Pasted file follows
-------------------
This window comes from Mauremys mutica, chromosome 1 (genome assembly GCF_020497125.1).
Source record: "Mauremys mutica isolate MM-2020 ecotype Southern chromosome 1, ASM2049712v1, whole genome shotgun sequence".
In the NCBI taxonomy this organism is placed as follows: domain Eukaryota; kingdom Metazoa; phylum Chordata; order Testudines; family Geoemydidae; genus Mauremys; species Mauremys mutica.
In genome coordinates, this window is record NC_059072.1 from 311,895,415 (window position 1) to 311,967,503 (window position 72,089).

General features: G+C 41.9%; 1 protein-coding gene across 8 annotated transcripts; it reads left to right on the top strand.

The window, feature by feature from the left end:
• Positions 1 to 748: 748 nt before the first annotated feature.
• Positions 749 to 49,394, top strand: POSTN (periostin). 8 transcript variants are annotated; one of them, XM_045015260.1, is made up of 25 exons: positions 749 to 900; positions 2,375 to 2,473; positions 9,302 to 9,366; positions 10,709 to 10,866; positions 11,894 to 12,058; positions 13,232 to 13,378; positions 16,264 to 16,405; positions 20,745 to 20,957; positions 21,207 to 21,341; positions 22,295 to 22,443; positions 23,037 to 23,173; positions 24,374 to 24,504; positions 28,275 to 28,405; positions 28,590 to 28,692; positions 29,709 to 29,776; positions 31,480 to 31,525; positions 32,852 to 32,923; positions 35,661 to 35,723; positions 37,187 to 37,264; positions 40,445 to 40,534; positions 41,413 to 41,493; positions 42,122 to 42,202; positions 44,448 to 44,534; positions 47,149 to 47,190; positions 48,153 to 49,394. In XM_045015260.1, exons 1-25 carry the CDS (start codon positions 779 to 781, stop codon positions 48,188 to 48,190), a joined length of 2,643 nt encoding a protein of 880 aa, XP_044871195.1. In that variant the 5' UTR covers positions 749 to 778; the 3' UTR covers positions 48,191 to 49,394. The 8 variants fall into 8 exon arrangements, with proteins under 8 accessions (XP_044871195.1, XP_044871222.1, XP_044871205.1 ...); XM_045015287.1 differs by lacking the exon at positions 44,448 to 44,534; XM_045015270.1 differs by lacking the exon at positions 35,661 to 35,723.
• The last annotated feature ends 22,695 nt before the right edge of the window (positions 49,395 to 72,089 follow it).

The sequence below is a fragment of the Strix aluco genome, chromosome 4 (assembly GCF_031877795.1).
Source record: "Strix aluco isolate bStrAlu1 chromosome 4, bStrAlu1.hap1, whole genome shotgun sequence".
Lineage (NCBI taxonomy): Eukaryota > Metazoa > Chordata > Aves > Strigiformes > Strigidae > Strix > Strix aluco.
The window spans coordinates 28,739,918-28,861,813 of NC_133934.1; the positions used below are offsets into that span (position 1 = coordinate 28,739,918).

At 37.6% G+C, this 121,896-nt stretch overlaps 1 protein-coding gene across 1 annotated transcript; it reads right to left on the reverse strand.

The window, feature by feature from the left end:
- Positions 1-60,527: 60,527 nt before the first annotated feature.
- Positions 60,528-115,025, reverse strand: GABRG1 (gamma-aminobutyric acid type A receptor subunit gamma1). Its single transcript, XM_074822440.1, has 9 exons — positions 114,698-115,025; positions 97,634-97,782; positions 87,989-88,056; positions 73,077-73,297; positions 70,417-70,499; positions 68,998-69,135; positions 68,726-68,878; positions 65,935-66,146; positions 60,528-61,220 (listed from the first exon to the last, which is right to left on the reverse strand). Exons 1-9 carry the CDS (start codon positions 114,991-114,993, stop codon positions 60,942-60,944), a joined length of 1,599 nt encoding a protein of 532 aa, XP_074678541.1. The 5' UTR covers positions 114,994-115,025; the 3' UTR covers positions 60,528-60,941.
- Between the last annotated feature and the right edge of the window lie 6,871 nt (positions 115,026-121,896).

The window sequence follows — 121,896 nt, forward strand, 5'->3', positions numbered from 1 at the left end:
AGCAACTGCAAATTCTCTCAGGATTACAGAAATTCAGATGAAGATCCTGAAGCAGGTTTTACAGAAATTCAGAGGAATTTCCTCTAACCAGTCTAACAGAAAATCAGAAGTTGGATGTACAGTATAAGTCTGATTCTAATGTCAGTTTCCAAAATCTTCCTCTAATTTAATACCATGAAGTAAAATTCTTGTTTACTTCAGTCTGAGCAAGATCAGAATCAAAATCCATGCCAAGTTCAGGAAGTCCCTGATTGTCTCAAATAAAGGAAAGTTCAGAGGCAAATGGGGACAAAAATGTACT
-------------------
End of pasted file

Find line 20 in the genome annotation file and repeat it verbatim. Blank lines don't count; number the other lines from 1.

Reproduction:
AGCAACTGCAAATTCTCTCAGGATTACAGAAATTCAGATGAAGATCCTGAAGCAGGTTTTACAGAAATTCAGAGGAATTTCCTCTAACCAGTCTAACAGAAAATCAGAAGTTGGATGTACAGTATAAGTCTGATTCTAATGTCAGTTTCCAAAATCTTCCTCTAATTTAATACCATGAAGTAAAATTCTTGTTTACTTCAGTCTGAGCAAGATCAGAATCAAAATCCATGCCAAGTTCAGGAAGTCCCTGATTGTCTCAAATAAAGGAAAGTTCAGAGGCAAATGGGGACAAAAATGTACT